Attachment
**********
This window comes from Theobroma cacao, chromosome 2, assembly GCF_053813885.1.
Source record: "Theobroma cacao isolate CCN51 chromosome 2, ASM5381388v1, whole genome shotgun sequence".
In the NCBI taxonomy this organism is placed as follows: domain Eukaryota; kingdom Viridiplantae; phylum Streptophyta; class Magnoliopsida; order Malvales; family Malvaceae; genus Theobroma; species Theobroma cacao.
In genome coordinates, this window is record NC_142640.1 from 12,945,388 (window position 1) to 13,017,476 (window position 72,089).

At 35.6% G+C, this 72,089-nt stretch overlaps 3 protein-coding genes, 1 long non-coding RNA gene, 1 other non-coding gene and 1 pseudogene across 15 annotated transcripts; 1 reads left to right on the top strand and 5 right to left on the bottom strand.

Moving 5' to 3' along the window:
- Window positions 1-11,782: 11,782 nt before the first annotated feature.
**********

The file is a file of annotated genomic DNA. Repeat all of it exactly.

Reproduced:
This window comes from Theobroma cacao, chromosome 2, assembly GCF_053813885.1.
Source record: "Theobroma cacao isolate CCN51 chromosome 2, ASM5381388v1, whole genome shotgun sequence".
In the NCBI taxonomy this organism is placed as follows: domain Eukaryota; kingdom Viridiplantae; phylum Streptophyta; class Magnoliopsida; order Malvales; family Malvaceae; genus Theobroma; species Theobroma cacao.
In genome coordinates, this window is record NC_142640.1 from 12,945,388 (window position 1) to 13,017,476 (window position 72,089).

At 35.6% G+C, this 72,089-nt stretch overlaps 3 protein-coding genes, 1 long non-coding RNA gene, 1 other non-coding gene and 1 pseudogene across 15 annotated transcripts; 1 reads left to right on the top strand and 5 right to left on the bottom strand.

Moving 5' to 3' along the window:
- Window positions 1-11,782: 11,782 nt before the first annotated feature.